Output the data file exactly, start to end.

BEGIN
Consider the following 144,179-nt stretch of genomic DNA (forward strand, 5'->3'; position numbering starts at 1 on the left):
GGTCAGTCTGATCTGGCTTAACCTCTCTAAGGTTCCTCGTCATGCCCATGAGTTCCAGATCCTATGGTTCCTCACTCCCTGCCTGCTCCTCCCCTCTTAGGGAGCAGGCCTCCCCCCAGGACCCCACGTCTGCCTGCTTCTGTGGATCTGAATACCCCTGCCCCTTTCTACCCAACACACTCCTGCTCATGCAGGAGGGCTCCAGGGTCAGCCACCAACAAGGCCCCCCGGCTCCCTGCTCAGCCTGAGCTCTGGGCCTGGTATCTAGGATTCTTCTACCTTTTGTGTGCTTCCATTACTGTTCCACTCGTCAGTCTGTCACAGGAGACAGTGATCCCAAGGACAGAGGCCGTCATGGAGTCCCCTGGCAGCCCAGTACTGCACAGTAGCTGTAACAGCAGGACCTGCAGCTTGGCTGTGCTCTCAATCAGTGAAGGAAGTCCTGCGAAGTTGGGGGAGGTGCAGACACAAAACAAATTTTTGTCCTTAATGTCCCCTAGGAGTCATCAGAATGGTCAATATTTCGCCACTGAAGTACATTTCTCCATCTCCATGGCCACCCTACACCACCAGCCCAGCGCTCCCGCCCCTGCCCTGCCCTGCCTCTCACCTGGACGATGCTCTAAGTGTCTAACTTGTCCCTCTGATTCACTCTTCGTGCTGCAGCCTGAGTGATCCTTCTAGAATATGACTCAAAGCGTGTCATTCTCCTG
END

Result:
Consider the following 144,179-nt stretch of genomic DNA (forward strand, 5'->3'; position numbering starts at 1 on the left):
GGTCAGTCTGATCTGGCTTAACCTCTCTAAGGTTCCTCGTCATGCCCATGAGTTCCAGATCCTATGGTTCCTCACTCCCTGCCTGCTCCTCCCCTCTTAGGGAGCAGGCCTCCCCCCAGGACCCCACGTCTGCCTGCTTCTGTGGATCTGAATACCCCTGCCCCTTTCTACCCAACACACTCCTGCTCATGCAGGAGGGCTCCAGGGTCAGCCACCAACAAGGCCCCCCGGCTCCCTGCTCAGCCTGAGCTCTGGGCCTGGTATCTAGGATTCTTCTACCTTTTGTGTGCTTCCATTACTGTTCCACTCGTCAGTCTGTCACAGGAGACAGTGATCCCAAGGACAGAGGCCGTCATGGAGTCCCCTGGCAGCCCAGTACTGCACAGTAGCTGTAACAGCAGGACCTGCAGCTTGGCTGTGCTCTCAATCAGTGAAGGAAGTCCTGCGAAGTTGGGGGAGGTGCAGACACAAAACAAATTTTTGTCCTTAATGTCCCCTAGGAGTCATCAGAATGGTCAATATTTCGCCACTGAAGTACATTTCTCCATCTCCATGGCCACCCTACACCACCAGCCCAGCGCTCCCGCCCCTGCCCTGCCCTGCCTCTCACCTGGACGATGCTCTAAGTGTCTAACTTGTCCCTCTGATTCACTCTTCGTGCTGCAGCCTGAGTGATCCTTCTAGAATATGACTCAAAGCGTGTCATTCTCCTG